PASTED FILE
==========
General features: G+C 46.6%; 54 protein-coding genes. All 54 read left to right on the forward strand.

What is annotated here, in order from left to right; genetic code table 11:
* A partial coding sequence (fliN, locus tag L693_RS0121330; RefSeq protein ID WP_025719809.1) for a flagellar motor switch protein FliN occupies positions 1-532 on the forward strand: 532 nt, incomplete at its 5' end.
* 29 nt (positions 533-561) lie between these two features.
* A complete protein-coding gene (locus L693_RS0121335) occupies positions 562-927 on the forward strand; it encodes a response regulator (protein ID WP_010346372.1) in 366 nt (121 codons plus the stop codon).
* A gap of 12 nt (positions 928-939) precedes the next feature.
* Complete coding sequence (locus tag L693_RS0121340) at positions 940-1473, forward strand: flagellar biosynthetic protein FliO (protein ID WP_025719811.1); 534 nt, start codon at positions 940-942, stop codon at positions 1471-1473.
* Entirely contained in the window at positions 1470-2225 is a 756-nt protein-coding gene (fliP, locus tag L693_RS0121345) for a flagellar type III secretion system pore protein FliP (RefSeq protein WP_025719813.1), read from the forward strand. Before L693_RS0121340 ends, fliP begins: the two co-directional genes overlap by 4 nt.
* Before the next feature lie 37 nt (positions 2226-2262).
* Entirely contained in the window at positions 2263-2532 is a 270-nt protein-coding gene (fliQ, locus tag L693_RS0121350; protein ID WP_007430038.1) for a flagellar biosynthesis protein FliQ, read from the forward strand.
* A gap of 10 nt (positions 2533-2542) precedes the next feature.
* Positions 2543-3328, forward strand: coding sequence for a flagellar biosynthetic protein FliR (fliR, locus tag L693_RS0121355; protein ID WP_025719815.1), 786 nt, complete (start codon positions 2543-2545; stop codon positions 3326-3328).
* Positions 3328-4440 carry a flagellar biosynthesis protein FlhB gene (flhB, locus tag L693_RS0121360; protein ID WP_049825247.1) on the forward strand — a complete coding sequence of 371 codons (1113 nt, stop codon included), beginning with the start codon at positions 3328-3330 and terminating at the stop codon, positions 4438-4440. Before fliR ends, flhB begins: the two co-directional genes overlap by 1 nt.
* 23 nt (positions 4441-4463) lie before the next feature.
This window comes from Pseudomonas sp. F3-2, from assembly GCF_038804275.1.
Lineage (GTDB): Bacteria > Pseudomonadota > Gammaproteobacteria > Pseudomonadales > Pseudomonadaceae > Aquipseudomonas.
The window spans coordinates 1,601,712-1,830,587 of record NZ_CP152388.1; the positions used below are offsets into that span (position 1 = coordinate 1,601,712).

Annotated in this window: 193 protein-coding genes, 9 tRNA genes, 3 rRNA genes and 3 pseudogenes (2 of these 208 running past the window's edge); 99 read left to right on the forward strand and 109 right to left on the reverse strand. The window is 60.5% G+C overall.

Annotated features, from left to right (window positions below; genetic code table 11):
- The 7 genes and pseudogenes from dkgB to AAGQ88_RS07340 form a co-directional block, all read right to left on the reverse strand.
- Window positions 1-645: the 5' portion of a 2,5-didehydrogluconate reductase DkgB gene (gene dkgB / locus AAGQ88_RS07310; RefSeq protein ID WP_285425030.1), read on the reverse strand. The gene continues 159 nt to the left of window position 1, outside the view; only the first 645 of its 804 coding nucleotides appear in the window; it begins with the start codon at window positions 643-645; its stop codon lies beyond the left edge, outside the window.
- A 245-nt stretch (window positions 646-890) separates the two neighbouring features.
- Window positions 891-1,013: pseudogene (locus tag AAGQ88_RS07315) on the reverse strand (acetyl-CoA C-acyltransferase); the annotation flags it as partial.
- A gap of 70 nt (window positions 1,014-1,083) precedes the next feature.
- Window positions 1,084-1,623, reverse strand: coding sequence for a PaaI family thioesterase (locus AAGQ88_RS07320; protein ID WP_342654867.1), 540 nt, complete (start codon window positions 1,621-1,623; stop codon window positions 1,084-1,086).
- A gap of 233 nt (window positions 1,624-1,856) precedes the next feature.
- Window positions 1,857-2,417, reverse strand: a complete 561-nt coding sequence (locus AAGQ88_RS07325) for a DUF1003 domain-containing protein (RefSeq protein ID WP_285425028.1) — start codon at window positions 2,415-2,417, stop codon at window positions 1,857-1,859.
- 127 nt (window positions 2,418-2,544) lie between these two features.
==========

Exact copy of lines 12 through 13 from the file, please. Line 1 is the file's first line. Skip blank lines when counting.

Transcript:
* Positions 2543-3328, forward strand: coding sequence for a flagellar biosynthetic protein FliR (fliR, locus tag L693_RS0121355; protein ID WP_025719815.1), 786 nt, complete (start codon positions 2543-2545; stop codon positions 3326-3328).
* Positions 3328-4440 carry a flagellar biosynthesis protein FlhB gene (flhB, locus tag L693_RS0121360; protein ID WP_049825247.1) on the forward strand — a complete coding sequence of 371 codons (1113 nt, stop codon included), beginning with the start codon at positions 3328-3330 and terminating at the stop codon, positions 4438-4440. Before fliR ends, flhB begins: the two co-directional genes overlap by 1 nt.